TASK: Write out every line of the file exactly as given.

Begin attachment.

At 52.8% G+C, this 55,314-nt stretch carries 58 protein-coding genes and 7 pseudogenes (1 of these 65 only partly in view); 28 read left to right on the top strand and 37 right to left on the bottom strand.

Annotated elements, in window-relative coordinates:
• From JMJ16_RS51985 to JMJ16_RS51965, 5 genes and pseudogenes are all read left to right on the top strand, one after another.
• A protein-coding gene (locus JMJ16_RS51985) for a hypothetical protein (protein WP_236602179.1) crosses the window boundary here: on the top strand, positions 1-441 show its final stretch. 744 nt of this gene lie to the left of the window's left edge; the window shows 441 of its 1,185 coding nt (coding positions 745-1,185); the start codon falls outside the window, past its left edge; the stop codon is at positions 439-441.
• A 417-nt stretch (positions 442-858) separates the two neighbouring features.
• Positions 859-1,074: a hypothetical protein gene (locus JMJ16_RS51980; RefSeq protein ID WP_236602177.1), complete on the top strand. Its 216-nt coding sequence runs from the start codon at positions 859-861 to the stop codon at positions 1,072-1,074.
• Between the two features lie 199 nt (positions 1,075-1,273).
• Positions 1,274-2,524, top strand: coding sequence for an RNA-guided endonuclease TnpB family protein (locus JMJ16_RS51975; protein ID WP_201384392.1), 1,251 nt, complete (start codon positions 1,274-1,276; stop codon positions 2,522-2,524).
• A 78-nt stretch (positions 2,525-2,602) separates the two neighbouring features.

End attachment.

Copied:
At 52.8% G+C, this 55,314-nt stretch carries 58 protein-coding genes and 7 pseudogenes (1 of these 65 only partly in view); 28 read left to right on the top strand and 37 right to left on the bottom strand.

Annotated elements, in window-relative coordinates:
• From JMJ16_RS51985 to JMJ16_RS51965, 5 genes and pseudogenes are all read left to right on the top strand, one after another.
• A protein-coding gene (locus JMJ16_RS51985) for a hypothetical protein (protein WP_236602179.1) crosses the window boundary here: on the top strand, positions 1-441 show its final stretch. 744 nt of this gene lie to the left of the window's left edge; the window shows 441 of its 1,185 coding nt (coding positions 745-1,185); the start codon falls outside the window, past its left edge; the stop codon is at positions 439-441.
• A 417-nt stretch (positions 442-858) separates the two neighbouring features.
• Positions 859-1,074: a hypothetical protein gene (locus JMJ16_RS51980; RefSeq protein ID WP_236602177.1), complete on the top strand. Its 216-nt coding sequence runs from the start codon at positions 859-861 to the stop codon at positions 1,072-1,074.
• Between the two features lie 199 nt (positions 1,075-1,273).
• Positions 1,274-2,524, top strand: coding sequence for an RNA-guided endonuclease TnpB family protein (locus JMJ16_RS51975; protein ID WP_201384392.1), 1,251 nt, complete (start codon positions 1,274-1,276; stop codon positions 2,522-2,524).
• A 78-nt stretch (positions 2,525-2,602) separates the two neighbouring features.